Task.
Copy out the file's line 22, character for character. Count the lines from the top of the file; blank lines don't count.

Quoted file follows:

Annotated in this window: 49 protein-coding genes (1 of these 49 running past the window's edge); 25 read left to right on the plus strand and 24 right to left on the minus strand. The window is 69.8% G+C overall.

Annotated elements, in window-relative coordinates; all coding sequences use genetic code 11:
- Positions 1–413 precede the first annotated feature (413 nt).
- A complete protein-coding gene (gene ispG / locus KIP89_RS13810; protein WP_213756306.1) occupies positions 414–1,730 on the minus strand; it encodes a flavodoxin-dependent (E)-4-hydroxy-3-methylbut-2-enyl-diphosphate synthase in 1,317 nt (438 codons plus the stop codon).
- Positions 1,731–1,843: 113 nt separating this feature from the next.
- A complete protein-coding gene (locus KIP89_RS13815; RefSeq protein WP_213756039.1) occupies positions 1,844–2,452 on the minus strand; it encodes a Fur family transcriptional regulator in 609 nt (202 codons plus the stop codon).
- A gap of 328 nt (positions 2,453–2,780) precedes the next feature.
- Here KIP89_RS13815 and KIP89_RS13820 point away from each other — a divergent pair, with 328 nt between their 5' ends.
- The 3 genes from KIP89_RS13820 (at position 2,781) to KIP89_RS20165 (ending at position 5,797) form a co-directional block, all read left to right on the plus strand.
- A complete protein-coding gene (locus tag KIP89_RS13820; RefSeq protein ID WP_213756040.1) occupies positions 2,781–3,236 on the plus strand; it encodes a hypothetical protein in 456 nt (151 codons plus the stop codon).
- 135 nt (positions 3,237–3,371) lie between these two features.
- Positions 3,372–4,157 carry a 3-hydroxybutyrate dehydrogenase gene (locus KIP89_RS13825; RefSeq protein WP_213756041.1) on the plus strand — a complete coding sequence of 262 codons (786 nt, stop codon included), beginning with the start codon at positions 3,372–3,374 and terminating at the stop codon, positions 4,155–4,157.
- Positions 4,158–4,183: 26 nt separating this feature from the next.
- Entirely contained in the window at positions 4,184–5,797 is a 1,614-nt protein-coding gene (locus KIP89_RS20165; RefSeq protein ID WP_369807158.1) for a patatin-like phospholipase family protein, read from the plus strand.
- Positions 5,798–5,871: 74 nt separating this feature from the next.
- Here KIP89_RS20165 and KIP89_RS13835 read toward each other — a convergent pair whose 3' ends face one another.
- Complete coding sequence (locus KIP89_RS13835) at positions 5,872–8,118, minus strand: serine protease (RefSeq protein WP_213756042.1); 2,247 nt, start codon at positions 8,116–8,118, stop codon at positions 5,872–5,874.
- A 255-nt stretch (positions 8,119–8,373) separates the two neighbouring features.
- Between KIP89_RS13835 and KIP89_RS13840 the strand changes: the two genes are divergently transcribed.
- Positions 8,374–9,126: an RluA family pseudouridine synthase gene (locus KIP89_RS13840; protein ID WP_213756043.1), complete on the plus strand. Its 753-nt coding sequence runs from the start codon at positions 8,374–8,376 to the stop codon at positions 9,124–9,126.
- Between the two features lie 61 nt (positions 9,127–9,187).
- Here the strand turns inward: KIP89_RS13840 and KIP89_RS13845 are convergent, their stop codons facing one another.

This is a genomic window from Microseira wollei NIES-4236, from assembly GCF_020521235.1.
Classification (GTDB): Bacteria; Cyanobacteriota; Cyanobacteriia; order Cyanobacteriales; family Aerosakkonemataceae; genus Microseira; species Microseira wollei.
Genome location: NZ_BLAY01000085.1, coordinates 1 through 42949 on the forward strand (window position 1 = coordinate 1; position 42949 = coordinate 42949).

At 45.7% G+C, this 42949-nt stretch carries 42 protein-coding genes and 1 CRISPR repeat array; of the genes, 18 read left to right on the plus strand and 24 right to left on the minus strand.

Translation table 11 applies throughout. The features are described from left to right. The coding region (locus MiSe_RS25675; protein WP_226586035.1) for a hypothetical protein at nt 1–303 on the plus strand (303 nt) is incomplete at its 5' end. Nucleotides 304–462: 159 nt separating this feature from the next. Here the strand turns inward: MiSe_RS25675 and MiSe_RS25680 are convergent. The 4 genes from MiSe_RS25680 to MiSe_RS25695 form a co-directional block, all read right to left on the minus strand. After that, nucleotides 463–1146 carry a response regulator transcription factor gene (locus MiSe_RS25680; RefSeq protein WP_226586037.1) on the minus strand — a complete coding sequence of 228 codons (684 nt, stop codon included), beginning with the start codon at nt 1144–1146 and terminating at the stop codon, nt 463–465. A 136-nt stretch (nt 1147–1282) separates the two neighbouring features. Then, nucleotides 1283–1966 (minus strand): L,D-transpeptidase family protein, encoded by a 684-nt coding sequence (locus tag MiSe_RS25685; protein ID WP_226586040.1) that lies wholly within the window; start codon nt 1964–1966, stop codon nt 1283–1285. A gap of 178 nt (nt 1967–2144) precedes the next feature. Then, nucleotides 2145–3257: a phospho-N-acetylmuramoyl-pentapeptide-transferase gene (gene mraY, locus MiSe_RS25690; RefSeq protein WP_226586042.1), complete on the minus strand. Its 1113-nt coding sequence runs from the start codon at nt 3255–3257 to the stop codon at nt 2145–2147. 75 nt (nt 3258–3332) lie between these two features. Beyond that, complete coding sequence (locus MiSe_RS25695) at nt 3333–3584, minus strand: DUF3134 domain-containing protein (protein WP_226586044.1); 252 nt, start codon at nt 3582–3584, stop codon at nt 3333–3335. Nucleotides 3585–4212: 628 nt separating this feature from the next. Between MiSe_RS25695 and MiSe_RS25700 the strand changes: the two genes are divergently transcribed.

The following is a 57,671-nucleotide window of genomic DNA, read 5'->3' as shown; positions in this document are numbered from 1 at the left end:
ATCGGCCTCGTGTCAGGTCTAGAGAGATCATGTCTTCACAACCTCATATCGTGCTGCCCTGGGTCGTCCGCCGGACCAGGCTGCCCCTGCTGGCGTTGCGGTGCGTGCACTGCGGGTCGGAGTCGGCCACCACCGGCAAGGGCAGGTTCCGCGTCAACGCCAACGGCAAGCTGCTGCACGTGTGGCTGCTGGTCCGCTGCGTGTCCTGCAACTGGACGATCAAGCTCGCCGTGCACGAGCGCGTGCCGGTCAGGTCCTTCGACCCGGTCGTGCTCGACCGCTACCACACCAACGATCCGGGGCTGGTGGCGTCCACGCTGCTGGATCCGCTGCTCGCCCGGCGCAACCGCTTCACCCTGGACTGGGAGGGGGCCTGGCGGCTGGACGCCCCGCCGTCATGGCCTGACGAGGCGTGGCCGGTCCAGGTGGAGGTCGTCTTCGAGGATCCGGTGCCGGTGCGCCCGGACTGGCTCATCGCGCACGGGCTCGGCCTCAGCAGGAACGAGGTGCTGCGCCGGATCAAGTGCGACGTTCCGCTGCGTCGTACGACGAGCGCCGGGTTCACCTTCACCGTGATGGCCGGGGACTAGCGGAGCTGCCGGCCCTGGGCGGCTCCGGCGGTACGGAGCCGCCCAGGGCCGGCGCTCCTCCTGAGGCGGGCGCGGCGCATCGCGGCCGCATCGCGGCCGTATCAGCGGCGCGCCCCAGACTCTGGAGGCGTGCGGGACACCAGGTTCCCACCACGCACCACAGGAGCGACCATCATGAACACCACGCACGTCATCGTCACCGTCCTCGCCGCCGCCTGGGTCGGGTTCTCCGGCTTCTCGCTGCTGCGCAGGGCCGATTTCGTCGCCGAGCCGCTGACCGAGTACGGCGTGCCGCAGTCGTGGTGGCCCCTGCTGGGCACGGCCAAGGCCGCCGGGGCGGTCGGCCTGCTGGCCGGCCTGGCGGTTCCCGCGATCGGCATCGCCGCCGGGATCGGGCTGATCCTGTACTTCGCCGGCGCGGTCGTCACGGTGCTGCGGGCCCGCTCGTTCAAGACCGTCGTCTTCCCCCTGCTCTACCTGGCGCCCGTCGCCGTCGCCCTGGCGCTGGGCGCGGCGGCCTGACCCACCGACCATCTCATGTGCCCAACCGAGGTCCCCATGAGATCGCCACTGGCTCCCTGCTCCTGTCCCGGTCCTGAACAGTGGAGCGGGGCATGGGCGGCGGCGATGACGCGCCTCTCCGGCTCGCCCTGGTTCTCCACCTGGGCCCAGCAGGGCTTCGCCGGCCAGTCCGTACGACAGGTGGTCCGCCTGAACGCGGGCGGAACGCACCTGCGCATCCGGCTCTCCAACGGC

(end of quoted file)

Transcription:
- Here the strand turns inward: KIP89_RS13840 and KIP89_RS13845 are convergent, their stop codons facing one another.